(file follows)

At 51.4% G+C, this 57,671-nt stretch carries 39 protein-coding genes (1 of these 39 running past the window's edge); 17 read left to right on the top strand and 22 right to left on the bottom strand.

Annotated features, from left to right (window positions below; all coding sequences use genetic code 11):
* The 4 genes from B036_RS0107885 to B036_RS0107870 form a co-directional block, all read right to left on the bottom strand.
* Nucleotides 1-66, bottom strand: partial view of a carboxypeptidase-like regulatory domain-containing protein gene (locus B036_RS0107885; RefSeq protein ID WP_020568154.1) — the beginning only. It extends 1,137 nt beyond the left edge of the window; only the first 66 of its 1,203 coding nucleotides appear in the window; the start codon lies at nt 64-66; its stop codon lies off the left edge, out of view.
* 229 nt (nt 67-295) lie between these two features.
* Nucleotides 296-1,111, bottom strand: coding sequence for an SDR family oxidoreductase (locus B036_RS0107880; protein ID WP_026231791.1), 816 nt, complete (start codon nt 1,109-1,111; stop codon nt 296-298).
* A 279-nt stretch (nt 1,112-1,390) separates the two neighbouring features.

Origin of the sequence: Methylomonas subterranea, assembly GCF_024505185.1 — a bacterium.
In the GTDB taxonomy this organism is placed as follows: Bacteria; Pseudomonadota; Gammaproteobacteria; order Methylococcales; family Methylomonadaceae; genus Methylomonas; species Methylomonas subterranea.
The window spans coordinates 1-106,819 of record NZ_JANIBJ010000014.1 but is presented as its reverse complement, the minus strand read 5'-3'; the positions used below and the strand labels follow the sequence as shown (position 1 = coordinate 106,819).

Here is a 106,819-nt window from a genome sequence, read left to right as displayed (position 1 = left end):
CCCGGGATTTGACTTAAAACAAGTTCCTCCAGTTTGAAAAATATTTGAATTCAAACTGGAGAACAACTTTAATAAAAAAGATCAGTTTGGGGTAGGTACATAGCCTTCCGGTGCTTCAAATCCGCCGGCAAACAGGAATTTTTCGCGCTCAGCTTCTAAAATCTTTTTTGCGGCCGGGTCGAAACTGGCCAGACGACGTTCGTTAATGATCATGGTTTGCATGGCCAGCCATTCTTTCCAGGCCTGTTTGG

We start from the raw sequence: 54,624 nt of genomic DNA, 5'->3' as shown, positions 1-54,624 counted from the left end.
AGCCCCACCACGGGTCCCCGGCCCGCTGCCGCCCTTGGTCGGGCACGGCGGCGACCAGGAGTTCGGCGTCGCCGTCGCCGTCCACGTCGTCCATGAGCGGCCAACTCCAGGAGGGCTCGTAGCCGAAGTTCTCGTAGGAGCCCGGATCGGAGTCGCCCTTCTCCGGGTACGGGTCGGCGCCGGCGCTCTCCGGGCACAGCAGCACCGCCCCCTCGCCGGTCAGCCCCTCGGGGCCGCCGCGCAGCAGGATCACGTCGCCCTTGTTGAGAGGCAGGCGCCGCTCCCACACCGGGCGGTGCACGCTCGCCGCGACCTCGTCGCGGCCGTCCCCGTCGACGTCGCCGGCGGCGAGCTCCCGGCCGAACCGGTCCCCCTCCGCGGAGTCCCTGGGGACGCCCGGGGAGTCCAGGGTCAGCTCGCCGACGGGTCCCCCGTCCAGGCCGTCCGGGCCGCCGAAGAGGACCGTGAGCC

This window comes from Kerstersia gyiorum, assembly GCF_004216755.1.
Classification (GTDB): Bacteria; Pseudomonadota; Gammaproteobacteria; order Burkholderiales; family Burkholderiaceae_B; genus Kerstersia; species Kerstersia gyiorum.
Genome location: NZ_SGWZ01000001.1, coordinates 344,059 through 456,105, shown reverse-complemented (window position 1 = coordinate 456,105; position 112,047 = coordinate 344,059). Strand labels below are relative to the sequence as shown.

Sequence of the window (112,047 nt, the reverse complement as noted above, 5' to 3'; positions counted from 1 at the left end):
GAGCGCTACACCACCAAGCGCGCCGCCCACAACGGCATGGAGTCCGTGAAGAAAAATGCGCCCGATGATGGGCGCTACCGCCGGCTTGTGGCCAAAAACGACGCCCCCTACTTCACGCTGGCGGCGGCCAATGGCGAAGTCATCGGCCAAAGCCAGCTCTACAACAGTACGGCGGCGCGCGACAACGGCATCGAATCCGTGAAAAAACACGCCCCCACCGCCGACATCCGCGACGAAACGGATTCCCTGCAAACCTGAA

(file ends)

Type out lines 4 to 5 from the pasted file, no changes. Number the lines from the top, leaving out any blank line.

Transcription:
* Nucleotides 1-66, bottom strand: partial view of a carboxypeptidase-like regulatory domain-containing protein gene (locus B036_RS0107885; RefSeq protein ID WP_020568154.1) — the beginning only. It extends 1,137 nt beyond the left edge of the window; only the first 66 of its 1,203 coding nucleotides appear in the window; the start codon lies at nt 64-66; its stop codon lies off the left edge, out of view.
* 229 nt (nt 67-295) lie between these two features.